Sixty thousand. That's the number of to-go containers - mainly plastic clam shells and soda pop cups - that head to the landfill each month, generated only from Portland's burgeoning food cart scene.
Have you ever grabbed a quick lunch at a taco cart or a Thai take-out, sat down at a park bench to eat and been disgusted by the amazing amount of trash your meal-on-the-go generated? Portlander Laura Weiss decided to try to do something about it. Weiss was hampered, as every to-go eater is, by health department rules that make it verboten to get take-out food in your own reusable container.
But that just prompted Weiss to come up with a city, or at least a food cart-wide solution.
Weiss created Go Box, a bike-driven service that distributes reusable #5 plastic containers to participating food carts, then collects, cleans, and sterilizes the containers after they've been dropped at a drop box at cart locations, and returns them back to the food carts ready for refilling.
For the food cart eater, Go Box participation requires the payment of a one-time fee of $8.50, which gives the eater a single token key. When the eater orders at one of the participating carts, she turns in her token key and gets her food in a resuable Go Box to-go container. Either then or later, when finished eating, she returns her now soiled container to the drop box, which issues her another token for the next round of eating.
Weiss' service will also cost food cart vendors to participate, but she is hoping that carts that use at leat 24 containers a month will be able to spend the same amount that they would for disposable packaging. Each day, GO BOX will deliver a new supply of clean, sterilized reusable containers.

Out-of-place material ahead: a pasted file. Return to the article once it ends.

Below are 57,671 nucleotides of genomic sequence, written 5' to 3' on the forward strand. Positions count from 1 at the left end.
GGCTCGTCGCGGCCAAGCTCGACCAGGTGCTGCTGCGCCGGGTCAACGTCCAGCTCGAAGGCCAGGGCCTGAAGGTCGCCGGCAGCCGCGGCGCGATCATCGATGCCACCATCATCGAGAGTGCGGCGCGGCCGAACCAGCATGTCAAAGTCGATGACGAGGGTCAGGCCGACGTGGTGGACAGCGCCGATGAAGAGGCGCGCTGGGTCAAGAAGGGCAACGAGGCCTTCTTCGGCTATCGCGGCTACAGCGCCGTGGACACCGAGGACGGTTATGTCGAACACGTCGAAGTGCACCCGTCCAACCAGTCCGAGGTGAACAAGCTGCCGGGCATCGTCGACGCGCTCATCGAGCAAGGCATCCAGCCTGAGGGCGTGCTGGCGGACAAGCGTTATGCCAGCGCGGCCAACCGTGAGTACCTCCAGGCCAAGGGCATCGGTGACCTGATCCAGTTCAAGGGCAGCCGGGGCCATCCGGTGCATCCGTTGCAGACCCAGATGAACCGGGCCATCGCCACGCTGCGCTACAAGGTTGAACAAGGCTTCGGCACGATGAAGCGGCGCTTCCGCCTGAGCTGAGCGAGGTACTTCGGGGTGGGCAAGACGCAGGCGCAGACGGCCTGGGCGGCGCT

Go Box will offer three sizes of reusable clam shell to-go containers. Photo courtesy GET.
Currently, Weiss has three food cart vendors participating in a pilot of the project - Thai Sky, Spoons on 5th, and Saigon Food to Go. Cart vendors will get $1.50 for every eater that signs up for a membership in Go Box.
She hopes that all of the food cart vendors in Portland's downtown area that use clamshell packaging will be part of the Go Box service.
Go Box is cool, as it takes care of one of those problems so vexing to sustainability advocates - the crazy overuse of disposable packaging in our society. But, is it green?
Weiss said that the packaging manufacturer, GET, did a life cycle analysis of both disposable packaging and their reusable plastic packaging, and found that the reusable packaging will beat the disposable after 24-36 uses.
That's a lot of lunches.
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More on reusable packaging:
Online Tool Calculates If Reusable Packaging Is Worth It
4 Radical Solutions to Packaging Waste
Orikaso Folding Dinnerwear: Smaller, Better, Lighter